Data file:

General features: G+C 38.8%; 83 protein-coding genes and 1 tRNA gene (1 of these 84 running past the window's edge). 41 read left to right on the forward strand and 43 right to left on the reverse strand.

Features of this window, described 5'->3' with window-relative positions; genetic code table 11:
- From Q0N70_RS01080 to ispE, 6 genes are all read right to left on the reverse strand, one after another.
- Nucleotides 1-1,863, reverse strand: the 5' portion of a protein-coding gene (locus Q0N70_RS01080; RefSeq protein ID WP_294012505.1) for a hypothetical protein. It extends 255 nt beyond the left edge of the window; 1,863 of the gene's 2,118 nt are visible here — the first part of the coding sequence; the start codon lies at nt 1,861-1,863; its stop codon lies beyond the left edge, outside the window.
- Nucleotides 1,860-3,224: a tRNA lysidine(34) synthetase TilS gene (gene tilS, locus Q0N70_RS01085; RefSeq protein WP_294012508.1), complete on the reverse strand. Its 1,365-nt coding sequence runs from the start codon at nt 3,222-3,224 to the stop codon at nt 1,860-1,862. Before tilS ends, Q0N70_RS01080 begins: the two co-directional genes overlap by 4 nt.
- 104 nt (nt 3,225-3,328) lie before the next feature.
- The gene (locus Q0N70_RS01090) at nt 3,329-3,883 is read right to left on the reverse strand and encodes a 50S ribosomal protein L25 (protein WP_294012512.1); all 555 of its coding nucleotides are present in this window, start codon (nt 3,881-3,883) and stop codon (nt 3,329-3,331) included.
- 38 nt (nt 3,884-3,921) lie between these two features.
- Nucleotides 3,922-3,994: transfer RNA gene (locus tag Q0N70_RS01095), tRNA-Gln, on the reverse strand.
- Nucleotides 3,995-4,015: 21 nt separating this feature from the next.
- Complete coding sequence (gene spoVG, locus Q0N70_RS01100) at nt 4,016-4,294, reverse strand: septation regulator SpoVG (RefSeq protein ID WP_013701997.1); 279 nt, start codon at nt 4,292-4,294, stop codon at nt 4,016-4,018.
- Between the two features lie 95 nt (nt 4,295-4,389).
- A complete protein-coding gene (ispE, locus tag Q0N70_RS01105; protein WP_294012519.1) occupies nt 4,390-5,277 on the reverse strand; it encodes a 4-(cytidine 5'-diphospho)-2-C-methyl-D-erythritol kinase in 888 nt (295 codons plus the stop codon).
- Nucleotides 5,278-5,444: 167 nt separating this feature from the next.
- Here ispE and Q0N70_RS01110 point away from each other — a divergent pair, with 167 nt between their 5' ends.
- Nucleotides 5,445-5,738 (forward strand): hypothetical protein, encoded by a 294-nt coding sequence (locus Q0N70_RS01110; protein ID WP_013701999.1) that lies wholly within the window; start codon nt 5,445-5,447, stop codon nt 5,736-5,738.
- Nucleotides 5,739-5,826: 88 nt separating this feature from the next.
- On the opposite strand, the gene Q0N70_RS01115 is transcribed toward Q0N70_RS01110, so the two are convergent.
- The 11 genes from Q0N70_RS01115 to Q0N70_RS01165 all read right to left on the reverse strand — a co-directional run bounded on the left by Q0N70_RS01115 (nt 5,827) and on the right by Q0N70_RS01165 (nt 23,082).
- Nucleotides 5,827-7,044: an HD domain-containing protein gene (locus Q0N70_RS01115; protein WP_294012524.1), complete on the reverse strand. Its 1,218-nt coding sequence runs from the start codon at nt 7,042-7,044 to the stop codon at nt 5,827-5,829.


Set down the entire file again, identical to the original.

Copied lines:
General features: G+C 38.8%; 83 protein-coding genes and 1 tRNA gene (1 of these 84 running past the window's edge). 41 read left to right on the forward strand and 43 right to left on the reverse strand.

Features of this window, described 5'->3' with window-relative positions; genetic code table 11:
- From Q0N70_RS01080 to ispE, 6 genes are all read right to left on the reverse strand, one after another.
- Nucleotides 1-1,863, reverse strand: the 5' portion of a protein-coding gene (locus Q0N70_RS01080; RefSeq protein ID WP_294012505.1) for a hypothetical protein. It extends 255 nt beyond the left edge of the window; 1,863 of the gene's 2,118 nt are visible here — the first part of the coding sequence; the start codon lies at nt 1,861-1,863; its stop codon lies beyond the left edge, outside the window.
- Nucleotides 1,860-3,224: a tRNA lysidine(34) synthetase TilS gene (gene tilS, locus Q0N70_RS01085; RefSeq protein WP_294012508.1), complete on the reverse strand. Its 1,365-nt coding sequence runs from the start codon at nt 3,222-3,224 to the stop codon at nt 1,860-1,862. Before tilS ends, Q0N70_RS01080 begins: the two co-directional genes overlap by 4 nt.
- 104 nt (nt 3,225-3,328) lie before the next feature.
- The gene (locus Q0N70_RS01090) at nt 3,329-3,883 is read right to left on the reverse strand and encodes a 50S ribosomal protein L25 (protein WP_294012512.1); all 555 of its coding nucleotides are present in this window, start codon (nt 3,881-3,883) and stop codon (nt 3,329-3,331) included.
- 38 nt (nt 3,884-3,921) lie between these two features.
- Nucleotides 3,922-3,994: transfer RNA gene (locus tag Q0N70_RS01095), tRNA-Gln, on the reverse strand.
- Nucleotides 3,995-4,015: 21 nt separating this feature from the next.
- Complete coding sequence (gene spoVG, locus Q0N70_RS01100) at nt 4,016-4,294, reverse strand: septation regulator SpoVG (RefSeq protein ID WP_013701997.1); 279 nt, start codon at nt 4,292-4,294, stop codon at nt 4,016-4,018.
- Between the two features lie 95 nt (nt 4,295-4,389).
- A complete protein-coding gene (ispE, locus tag Q0N70_RS01105; protein WP_294012519.1) occupies nt 4,390-5,277 on the reverse strand; it encodes a 4-(cytidine 5'-diphospho)-2-C-methyl-D-erythritol kinase in 888 nt (295 codons plus the stop codon).
- Nucleotides 5,278-5,444: 167 nt separating this feature from the next.
- Here ispE and Q0N70_RS01110 point away from each other — a divergent pair, with 167 nt between their 5' ends.
- Nucleotides 5,445-5,738 (forward strand): hypothetical protein, encoded by a 294-nt coding sequence (locus Q0N70_RS01110; protein ID WP_013701999.1) that lies wholly within the window; start codon nt 5,445-5,447, stop codon nt 5,736-5,738.
- Nucleotides 5,739-5,826: 88 nt separating this feature from the next.
- On the opposite strand, the gene Q0N70_RS01115 is transcribed toward Q0N70_RS01110, so the two are convergent.
- The 11 genes from Q0N70_RS01115 to Q0N70_RS01165 all read right to left on the reverse strand — a co-directional run bounded on the left by Q0N70_RS01115 (nt 5,827) and on the right by Q0N70_RS01165 (nt 23,082).
- Nucleotides 5,827-7,044: an HD domain-containing protein gene (locus Q0N70_RS01115; protein WP_294012524.1), complete on the reverse strand. Its 1,218-nt coding sequence runs from the start codon at nt 7,042-7,044 to the stop codon at nt 5,827-5,829.